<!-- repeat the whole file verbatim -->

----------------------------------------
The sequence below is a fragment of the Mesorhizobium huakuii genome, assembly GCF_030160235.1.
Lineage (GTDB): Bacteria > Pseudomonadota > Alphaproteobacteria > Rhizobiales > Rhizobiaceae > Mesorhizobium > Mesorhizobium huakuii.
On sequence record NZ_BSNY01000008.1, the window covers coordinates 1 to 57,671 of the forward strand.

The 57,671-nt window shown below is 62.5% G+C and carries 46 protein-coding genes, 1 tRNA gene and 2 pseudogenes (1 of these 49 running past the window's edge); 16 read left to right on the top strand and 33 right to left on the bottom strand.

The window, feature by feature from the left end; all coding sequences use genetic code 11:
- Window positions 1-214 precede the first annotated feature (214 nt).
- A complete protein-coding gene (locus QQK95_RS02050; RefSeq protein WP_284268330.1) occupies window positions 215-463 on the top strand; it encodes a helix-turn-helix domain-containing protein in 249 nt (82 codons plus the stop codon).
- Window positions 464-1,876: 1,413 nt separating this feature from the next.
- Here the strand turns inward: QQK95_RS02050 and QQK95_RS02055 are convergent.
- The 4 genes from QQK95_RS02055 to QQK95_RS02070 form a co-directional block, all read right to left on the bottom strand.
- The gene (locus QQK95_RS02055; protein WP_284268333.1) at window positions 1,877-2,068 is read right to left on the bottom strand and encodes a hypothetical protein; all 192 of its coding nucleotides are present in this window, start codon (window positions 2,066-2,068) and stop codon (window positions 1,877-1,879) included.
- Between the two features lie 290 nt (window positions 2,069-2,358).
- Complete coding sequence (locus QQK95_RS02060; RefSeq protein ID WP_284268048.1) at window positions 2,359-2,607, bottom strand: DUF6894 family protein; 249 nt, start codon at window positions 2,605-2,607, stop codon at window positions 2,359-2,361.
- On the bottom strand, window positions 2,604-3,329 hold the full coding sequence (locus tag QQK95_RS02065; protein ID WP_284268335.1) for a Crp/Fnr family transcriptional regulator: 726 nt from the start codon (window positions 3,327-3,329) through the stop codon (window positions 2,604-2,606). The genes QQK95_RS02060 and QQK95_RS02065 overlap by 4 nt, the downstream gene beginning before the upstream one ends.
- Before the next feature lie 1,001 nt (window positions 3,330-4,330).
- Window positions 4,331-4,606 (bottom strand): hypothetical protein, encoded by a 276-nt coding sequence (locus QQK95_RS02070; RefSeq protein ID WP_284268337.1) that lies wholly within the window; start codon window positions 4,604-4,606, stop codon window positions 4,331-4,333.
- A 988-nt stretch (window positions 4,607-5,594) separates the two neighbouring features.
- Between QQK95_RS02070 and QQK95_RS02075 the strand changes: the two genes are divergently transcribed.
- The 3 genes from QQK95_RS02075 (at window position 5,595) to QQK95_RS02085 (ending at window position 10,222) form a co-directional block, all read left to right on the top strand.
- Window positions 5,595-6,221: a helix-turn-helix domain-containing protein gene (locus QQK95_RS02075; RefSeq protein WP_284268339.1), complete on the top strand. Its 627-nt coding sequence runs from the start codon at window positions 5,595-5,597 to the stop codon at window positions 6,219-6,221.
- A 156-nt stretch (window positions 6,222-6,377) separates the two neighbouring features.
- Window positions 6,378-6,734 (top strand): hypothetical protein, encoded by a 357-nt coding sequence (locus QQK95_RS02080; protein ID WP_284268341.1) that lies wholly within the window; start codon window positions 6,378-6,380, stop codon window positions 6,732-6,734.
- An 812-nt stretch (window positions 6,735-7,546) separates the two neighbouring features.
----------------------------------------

The sequence below is a fragment of the Mesorhizobium huakuii genome, assembly GCF_030160235.1.
Lineage (GTDB): Bacteria > Pseudomonadota > Alphaproteobacteria > Rhizobiales > Rhizobiaceae > Mesorhizobium > Mesorhizobium huakuii.
On sequence record NZ_BSNY01000008.1, the window covers coordinates 1 to 57,671 of the forward strand.

The 57,671-nt window shown below is 62.5% G+C and carries 46 protein-coding genes, 1 tRNA gene and 2 pseudogenes (1 of these 49 running past the window's edge); 16 read left to right on the top strand and 33 right to left on the bottom strand.

The window, feature by feature from the left end; all coding sequences use genetic code 11:
- Window positions 1-214 precede the first annotated feature (214 nt).
- A complete protein-coding gene (locus QQK95_RS02050; RefSeq protein WP_284268330.1) occupies window positions 215-463 on the top strand; it encodes a helix-turn-helix domain-containing protein in 249 nt (82 codons plus the stop codon).
- Window positions 464-1,876: 1,413 nt separating this feature from the next.
- Here the strand turns inward: QQK95_RS02050 and QQK95_RS02055 are convergent.
- The 4 genes from QQK95_RS02055 to QQK95_RS02070 form a co-directional block, all read right to left on the bottom strand.
- The gene (locus QQK95_RS02055; protein WP_284268333.1) at window positions 1,877-2,068 is read right to left on the bottom strand and encodes a hypothetical protein; all 192 of its coding nucleotides are present in this window, start codon (window positions 2,066-2,068) and stop codon (window positions 1,877-1,879) included.
- Between the two features lie 290 nt (window positions 2,069-2,358).
- Complete coding sequence (locus QQK95_RS02060; RefSeq protein ID WP_284268048.1) at window positions 2,359-2,607, bottom strand: DUF6894 family protein; 249 nt, start codon at window positions 2,605-2,607, stop codon at window positions 2,359-2,361.
- On the bottom strand, window positions 2,604-3,329 hold the full coding sequence (locus tag QQK95_RS02065; protein ID WP_284268335.1) for a Crp/Fnr family transcriptional regulator: 726 nt from the start codon (window positions 3,327-3,329) through the stop codon (window positions 2,604-2,606). The genes QQK95_RS02060 and QQK95_RS02065 overlap by 4 nt, the downstream gene beginning before the upstream one ends.
- Before the next feature lie 1,001 nt (window positions 3,330-4,330).
- Window positions 4,331-4,606 (bottom strand): hypothetical protein, encoded by a 276-nt coding sequence (locus QQK95_RS02070; RefSeq protein ID WP_284268337.1) that lies wholly within the window; start codon window positions 4,604-4,606, stop codon window positions 4,331-4,333.
- A 988-nt stretch (window positions 4,607-5,594) separates the two neighbouring features.
- Between QQK95_RS02070 and QQK95_RS02075 the strand changes: the two genes are divergently transcribed.
- The 3 genes from QQK95_RS02075 (at window position 5,595) to QQK95_RS02085 (ending at window position 10,222) form a co-directional block, all read left to right on the top strand.
- Window positions 5,595-6,221: a helix-turn-helix domain-containing protein gene (locus QQK95_RS02075; RefSeq protein WP_284268339.1), complete on the top strand. Its 627-nt coding sequence runs from the start codon at window positions 5,595-5,597 to the stop codon at window positions 6,219-6,221.
- A 156-nt stretch (window positions 6,222-6,377) separates the two neighbouring features.
- Window positions 6,378-6,734 (top strand): hypothetical protein, encoded by a 357-nt coding sequence (locus QQK95_RS02080; protein ID WP_284268341.1) that lies wholly within the window; start codon window positions 6,378-6,380, stop codon window positions 6,732-6,734.
- An 812-nt stretch (window positions 6,735-7,546) separates the two neighbouring features.